Many people had attempted to 3D print icing on cakes. How about doingÂ it in a different way.
This project is a collaboration with Ines Ariza (the birthday girl). We took inspiration from traditional movable type printing and stencil spray printing used in various outdoor context. WeÂ designed a cake decoration machine that sprays edible food dye onto a cake.
Why not paste extrusion.
The goal is to put edible text on a cake. We looked atÂ the paste extrusion method many people had attempted (such as + Lab and Claystruder) but weÂ think that the resolution is rather low. We did some tests with biscuits and manually extruded icing but we didn’t like the result.
We also want to fit as much text as possible on aÂ 25cm diameter cake, so everyone who comes to the party can write a message there. Paste extrusion also require a rather stiff and flatÂ base platform for the paste to be extruded and stop sharp, which is not easy on a soft cake.
Stencil and spray paint
We testedÂ a food colouring spray can from AmeriColor. It is food colouring dissolved in alcohol held in aÂ aerosol can, propelled by compressed air. We thought a self contained spraying system would be the easiest and cheapest to implement. I have designed a 3D printed mountÂ forÂ a servo motor to trigger the spray can. An off-centered bearing rotated by the servo motor would press against a cam on top of the sprayÂ nozzle. That creates a short burst of spray.
Sadly, the burst of spray is not consistent. The inkÂ can be sometimes too lightÂ to read andÂ sometimes too wet that it drowns the stencil (creating a blob of weeping ink). I believe this is an inherent problem with spray cans (that is probably why spray can instructions always say spray from a far away distance and start the spray pointed away from the object).
We realize thatÂ we need to spray an extremely preciseÂ amount of inkÂ onto the stencil for it to look good. This encouraged us to move to a airbrush system with a electricÂ compressor. A dual-action air brush allows a separateÂ control betweenÂ air flow and ink flow, we found that the ink amountÂ is much more controllable when we keep the air constantly flowing and trigger only the ink flow. This completely eliminated uncontrollable ink splashes from the spray cans. (theÂ splashes were caused by ink collected at the nozzle after a spray, the next spray will propel a blob of ink towards the object)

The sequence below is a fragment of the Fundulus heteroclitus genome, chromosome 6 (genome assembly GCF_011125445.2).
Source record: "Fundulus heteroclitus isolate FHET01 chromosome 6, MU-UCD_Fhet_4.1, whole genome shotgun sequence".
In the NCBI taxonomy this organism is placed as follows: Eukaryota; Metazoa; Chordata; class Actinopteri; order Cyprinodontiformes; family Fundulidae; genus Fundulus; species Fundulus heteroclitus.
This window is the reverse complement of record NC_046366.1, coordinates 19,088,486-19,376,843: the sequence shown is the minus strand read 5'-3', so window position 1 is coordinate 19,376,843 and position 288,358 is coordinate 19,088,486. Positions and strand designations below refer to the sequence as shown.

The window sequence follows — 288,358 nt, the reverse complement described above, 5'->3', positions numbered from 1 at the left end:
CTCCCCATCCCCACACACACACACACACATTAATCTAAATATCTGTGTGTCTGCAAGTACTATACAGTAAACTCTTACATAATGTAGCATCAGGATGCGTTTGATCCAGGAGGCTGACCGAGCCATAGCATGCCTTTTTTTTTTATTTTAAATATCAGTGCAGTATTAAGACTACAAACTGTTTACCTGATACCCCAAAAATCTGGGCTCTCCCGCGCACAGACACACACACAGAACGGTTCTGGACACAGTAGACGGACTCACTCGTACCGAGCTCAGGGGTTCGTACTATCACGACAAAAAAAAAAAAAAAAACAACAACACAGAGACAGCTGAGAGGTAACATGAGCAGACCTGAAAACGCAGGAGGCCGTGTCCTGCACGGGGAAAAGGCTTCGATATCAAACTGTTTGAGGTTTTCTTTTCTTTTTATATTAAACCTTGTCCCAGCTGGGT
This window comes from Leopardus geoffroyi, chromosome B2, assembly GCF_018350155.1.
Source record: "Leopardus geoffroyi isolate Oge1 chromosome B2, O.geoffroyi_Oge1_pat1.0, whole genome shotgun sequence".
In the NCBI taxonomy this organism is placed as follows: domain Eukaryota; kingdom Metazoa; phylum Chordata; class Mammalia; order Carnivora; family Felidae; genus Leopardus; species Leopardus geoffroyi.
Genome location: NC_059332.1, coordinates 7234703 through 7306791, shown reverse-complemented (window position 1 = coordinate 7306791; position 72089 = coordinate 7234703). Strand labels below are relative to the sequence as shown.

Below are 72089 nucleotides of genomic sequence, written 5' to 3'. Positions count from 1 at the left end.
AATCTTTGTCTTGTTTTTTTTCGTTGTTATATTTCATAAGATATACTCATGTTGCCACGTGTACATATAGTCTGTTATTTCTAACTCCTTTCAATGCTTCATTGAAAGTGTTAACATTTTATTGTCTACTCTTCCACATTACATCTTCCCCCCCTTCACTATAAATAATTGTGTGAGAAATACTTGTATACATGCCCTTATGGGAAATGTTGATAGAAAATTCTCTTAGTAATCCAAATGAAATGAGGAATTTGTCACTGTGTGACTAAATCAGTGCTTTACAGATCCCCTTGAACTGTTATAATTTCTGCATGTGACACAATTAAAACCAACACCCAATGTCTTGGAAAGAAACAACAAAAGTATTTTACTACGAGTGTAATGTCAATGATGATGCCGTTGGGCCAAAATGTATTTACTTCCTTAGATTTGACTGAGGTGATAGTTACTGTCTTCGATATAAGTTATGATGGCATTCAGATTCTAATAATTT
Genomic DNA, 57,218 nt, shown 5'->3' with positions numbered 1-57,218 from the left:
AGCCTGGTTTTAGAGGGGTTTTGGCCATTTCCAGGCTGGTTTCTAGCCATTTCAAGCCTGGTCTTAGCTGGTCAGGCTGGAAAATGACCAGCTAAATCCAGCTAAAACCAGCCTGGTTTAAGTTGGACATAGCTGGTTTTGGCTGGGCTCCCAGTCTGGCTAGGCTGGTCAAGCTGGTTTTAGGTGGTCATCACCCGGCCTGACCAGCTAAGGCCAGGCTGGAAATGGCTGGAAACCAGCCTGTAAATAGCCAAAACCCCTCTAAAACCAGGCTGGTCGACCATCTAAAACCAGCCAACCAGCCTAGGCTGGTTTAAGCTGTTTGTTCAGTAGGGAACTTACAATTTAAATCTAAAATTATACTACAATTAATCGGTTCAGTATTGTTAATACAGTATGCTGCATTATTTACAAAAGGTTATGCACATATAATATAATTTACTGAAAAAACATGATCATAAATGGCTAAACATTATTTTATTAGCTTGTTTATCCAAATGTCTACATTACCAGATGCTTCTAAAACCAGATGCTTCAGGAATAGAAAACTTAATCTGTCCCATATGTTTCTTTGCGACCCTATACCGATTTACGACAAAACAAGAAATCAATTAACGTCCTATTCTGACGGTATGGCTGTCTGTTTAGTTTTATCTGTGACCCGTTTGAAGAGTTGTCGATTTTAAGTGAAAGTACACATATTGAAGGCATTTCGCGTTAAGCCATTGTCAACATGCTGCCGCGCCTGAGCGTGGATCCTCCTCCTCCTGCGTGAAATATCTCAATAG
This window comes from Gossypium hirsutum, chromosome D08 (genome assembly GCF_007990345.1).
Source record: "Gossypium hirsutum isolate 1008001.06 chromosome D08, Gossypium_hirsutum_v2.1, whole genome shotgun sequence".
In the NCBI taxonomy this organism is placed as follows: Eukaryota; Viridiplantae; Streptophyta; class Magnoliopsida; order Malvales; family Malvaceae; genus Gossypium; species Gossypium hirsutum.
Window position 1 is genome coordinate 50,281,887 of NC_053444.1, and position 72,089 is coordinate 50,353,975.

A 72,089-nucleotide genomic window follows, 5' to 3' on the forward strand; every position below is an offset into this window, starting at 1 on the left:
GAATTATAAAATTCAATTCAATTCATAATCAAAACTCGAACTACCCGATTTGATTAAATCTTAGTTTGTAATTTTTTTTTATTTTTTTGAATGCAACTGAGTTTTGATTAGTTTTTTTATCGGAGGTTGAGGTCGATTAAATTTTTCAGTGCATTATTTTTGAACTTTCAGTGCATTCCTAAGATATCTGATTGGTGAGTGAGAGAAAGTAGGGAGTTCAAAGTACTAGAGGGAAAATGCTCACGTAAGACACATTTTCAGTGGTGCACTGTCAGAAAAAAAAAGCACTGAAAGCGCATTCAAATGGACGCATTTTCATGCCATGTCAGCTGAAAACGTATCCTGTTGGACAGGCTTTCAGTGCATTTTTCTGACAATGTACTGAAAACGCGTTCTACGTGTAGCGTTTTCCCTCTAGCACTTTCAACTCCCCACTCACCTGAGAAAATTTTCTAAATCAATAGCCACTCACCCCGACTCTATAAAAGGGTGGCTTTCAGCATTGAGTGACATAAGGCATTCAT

Ines designed the typefaceÂ on the rotary stencil. A strip of transparency film (I think it is used for projector),Â laser cut with 32 letters and symbols,Â isÂ glued to a 3D printed wheel-shaped housing. Each letter is mono-spaced and fits within a 10.8mm xÂ 15mmÂ window. SheÂ also designed an easily-replaceable paper mask to shield the unaffected area from spraying mist. This paper mask is produced by a laser cutter and then folded into a 3D shape.
The machine is made from Makeblock robotic parts. Their modular beam system andÂ easy to attach parts allow me to quickly make machine prototypes and correct mistakes early on. This machine has 4 axis and one digital output to control the ink. The kinematicsÂ starts from a bridge-likeÂ Z axis platform, two motors with leadscrew provide high lifting force for theÂ other axis. X axis sits on the bridge and traverse the two side of the machine, it is also actuated by a leadscrew. The airbrush assembly and the stencil assembly both sits on the X stage. Â The airbrush trigger is pulled backÂ by a servo motor with some 3D printed mountings, this control the ink flow. The stencil wheel is mounted directly on a stepper motor (B axis).Â The cake sits separately on a turntable (A axis) , powered by a stepper motor and a reduction gear.
I used Arduino Due running Tinyg2 to control the 4 axis movements.Â Industrial stepper motorÂ drivers are used. Everything runs on 12V.
KallirroiÂ Retzepi designed a petty front-end for the machine: aÂ webpage where party participants seeÂ from their phones and sendÂ birthday greetings. The messages are stored on a mySQL database online, fetched by a smallÂ software running on a laptop,Â re-coded into the 32 letter positions and ultimately transformed into G-Code for controllingÂ the machine. The software manages flow control between the computer and Tinyg2 by listening to the status report from Tinyg2.
Ines prepared 3 cakes and we started the first cake with blue colour ink. Messages waiting to be printed spool inside the software. We tuned the machine speed such that it takes ~90 minutes to print a full cake. The machine continues itsÂ performanceÂ throughoutÂ the party.Â ChaewonÂ Ahn gave us the suggestion of printing with rainbowÂ colour by changing the colouring in the airbrush cup, we did that with the second cake and it looked amazing.